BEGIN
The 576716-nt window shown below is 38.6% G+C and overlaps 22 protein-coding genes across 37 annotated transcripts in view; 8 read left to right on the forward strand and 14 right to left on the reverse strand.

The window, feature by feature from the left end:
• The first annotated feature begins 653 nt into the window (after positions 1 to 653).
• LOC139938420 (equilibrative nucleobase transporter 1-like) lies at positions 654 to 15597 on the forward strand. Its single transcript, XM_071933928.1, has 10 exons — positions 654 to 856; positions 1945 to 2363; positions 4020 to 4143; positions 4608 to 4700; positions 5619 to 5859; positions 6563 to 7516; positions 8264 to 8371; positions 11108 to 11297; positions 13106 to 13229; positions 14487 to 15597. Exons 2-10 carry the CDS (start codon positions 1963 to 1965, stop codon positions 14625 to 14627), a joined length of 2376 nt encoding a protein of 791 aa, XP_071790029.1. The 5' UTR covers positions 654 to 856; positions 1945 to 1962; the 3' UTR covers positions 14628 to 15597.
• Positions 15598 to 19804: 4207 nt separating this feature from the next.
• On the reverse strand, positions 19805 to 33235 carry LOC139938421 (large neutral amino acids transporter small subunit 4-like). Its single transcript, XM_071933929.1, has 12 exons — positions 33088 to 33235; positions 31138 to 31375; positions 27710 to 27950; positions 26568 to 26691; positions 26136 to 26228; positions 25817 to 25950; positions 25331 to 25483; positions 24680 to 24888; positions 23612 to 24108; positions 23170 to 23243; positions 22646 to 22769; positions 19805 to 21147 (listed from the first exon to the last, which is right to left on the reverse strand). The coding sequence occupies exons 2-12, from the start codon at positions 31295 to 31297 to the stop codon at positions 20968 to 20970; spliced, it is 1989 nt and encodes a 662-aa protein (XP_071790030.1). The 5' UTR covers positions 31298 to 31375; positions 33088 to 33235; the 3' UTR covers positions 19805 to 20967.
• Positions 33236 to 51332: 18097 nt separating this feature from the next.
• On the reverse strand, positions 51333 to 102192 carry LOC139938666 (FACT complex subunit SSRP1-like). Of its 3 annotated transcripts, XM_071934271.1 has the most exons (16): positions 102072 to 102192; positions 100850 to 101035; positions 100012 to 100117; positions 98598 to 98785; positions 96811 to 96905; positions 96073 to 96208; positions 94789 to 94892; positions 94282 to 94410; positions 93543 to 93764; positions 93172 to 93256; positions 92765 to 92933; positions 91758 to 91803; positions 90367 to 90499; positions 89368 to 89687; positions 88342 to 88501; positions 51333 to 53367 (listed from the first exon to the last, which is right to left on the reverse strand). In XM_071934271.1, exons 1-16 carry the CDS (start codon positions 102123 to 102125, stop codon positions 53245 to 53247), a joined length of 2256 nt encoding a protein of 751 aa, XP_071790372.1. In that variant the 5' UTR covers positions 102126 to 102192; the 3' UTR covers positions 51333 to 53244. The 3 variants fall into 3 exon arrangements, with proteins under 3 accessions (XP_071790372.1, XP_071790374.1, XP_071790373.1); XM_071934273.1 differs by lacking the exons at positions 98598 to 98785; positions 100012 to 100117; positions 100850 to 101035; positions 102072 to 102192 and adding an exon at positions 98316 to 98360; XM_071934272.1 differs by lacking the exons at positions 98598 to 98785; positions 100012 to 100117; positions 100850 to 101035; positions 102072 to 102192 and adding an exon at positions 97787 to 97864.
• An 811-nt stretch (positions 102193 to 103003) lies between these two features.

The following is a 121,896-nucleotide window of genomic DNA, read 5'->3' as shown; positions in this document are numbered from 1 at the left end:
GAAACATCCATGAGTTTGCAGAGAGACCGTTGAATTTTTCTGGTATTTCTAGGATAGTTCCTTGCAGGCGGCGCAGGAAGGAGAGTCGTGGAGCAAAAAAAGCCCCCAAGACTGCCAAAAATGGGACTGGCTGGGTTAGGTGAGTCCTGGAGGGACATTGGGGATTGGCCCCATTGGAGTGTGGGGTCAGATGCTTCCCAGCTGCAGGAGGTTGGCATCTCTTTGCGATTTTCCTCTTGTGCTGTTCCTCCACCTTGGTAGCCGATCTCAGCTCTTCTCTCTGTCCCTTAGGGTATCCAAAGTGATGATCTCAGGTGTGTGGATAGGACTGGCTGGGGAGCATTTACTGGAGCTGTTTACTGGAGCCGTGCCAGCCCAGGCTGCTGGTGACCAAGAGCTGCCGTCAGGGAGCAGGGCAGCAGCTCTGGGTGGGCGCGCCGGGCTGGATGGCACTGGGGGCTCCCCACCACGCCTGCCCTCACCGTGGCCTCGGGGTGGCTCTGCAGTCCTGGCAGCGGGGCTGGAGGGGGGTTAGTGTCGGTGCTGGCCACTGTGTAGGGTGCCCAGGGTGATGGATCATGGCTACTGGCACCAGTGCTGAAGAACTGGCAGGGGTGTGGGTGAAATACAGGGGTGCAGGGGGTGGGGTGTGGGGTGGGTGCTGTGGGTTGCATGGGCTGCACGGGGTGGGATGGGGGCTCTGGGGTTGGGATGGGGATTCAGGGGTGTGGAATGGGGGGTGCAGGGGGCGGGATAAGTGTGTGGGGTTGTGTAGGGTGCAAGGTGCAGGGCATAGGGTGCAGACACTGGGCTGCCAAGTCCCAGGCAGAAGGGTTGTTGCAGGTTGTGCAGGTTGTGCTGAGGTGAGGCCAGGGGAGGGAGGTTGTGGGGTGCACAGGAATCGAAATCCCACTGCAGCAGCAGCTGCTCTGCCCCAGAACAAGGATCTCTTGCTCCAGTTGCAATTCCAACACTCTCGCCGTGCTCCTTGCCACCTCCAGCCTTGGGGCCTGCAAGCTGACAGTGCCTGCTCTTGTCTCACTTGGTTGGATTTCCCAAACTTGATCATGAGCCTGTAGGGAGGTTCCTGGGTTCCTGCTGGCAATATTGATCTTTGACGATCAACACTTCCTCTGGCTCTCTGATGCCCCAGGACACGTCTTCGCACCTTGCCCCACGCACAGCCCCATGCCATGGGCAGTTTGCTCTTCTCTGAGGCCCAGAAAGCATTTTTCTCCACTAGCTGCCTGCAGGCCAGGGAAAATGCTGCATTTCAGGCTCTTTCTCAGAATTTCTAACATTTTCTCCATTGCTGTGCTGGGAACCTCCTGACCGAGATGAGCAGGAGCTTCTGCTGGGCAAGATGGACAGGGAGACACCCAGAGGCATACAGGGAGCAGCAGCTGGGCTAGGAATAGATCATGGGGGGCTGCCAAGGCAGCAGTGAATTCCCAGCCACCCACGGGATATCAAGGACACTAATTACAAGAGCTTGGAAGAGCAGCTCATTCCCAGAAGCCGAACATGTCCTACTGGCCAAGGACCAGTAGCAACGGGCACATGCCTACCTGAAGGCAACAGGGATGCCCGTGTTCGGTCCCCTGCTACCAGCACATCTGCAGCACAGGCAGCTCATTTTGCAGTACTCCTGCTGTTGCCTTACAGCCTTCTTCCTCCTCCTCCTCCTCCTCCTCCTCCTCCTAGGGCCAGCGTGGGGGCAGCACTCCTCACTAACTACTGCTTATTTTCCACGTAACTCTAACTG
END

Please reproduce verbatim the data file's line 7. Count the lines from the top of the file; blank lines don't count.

• Positions 33236 to 51332: 18097 nt separating this feature from the next.